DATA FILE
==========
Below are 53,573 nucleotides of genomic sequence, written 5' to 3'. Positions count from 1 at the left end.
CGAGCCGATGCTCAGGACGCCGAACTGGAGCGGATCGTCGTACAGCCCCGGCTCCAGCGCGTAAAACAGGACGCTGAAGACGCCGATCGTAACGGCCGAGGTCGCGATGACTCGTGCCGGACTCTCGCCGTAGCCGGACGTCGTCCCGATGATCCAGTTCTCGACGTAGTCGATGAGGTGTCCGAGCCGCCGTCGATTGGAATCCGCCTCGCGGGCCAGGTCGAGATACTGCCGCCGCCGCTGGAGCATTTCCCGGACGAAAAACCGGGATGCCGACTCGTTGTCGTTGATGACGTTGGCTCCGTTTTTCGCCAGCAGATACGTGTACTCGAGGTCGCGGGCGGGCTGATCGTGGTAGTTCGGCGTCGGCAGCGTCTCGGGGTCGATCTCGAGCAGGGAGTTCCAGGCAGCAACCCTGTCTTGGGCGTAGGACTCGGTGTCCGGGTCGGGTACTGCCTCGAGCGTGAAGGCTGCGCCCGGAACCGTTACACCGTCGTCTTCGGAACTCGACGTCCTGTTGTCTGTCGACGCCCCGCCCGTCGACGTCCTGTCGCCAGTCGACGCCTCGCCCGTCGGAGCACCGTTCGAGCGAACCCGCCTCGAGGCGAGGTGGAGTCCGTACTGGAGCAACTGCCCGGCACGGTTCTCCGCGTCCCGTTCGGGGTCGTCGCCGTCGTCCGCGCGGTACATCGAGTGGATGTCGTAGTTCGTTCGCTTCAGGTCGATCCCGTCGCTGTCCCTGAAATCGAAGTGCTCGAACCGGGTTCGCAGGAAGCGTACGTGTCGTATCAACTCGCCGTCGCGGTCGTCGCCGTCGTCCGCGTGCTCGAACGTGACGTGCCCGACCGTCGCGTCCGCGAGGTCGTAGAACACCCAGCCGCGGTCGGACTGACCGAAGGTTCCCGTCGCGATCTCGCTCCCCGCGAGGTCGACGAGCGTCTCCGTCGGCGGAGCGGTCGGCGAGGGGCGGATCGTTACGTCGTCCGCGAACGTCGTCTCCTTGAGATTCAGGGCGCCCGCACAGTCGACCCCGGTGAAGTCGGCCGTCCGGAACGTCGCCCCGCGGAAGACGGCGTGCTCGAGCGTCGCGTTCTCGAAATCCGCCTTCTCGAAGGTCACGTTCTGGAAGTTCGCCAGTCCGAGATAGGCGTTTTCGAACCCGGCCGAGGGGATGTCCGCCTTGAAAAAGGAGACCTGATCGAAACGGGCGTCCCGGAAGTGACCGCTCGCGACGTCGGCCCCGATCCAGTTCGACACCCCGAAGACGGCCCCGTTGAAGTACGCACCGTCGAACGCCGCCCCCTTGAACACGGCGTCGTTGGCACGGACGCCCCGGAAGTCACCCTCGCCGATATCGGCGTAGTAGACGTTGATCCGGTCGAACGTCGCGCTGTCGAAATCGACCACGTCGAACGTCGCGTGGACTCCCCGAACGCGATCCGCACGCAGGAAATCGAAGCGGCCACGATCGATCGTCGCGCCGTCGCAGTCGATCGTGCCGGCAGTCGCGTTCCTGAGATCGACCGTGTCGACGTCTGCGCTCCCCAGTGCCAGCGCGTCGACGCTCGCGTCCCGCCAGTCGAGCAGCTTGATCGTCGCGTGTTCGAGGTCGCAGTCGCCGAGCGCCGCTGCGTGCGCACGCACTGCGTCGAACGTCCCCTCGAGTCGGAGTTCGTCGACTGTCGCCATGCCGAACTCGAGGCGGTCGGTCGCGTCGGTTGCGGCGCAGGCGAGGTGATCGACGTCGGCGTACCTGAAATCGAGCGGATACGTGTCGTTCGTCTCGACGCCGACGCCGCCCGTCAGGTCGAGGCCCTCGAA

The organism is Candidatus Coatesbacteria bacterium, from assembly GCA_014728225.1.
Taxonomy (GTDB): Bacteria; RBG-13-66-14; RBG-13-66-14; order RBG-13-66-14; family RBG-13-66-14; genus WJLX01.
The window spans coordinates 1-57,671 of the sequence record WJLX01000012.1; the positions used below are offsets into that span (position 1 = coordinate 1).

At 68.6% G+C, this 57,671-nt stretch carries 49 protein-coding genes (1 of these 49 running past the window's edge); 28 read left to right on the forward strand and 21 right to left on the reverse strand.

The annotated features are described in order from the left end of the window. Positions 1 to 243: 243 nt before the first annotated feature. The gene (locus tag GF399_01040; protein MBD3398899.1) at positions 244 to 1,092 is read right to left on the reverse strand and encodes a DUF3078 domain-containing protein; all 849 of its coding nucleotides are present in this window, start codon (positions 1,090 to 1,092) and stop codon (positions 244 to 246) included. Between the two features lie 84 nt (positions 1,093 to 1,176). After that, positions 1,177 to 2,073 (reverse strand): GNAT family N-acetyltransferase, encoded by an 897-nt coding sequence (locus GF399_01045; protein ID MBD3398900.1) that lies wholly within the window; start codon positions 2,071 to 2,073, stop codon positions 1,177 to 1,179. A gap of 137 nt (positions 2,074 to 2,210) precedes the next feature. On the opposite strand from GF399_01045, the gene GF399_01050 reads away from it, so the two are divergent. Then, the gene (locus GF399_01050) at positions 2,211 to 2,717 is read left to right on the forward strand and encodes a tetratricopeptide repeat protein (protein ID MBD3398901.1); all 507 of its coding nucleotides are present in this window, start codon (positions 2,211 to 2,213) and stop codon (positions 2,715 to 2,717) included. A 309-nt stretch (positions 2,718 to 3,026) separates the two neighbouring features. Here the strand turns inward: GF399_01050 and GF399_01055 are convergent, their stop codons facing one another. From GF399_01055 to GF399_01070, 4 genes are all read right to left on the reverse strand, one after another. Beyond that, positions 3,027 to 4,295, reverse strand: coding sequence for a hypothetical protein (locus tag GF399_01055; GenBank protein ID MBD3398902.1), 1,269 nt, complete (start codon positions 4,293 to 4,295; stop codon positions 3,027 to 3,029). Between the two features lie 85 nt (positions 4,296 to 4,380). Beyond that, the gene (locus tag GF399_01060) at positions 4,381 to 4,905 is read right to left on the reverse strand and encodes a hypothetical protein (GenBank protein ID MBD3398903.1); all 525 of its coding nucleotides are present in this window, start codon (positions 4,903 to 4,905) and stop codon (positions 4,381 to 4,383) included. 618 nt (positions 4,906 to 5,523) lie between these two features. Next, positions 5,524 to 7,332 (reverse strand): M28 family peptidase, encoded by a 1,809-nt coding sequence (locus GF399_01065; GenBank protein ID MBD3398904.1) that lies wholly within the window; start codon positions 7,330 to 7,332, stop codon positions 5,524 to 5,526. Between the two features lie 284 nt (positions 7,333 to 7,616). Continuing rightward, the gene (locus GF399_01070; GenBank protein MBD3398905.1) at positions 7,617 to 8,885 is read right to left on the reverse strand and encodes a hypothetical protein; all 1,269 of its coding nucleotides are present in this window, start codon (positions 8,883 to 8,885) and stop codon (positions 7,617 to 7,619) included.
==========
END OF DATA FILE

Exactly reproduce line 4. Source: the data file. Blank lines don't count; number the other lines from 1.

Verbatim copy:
Taxonomy (GTDB): Bacteria; RBG-13-66-14; RBG-13-66-14; order RBG-13-66-14; family RBG-13-66-14; genus WJLX01.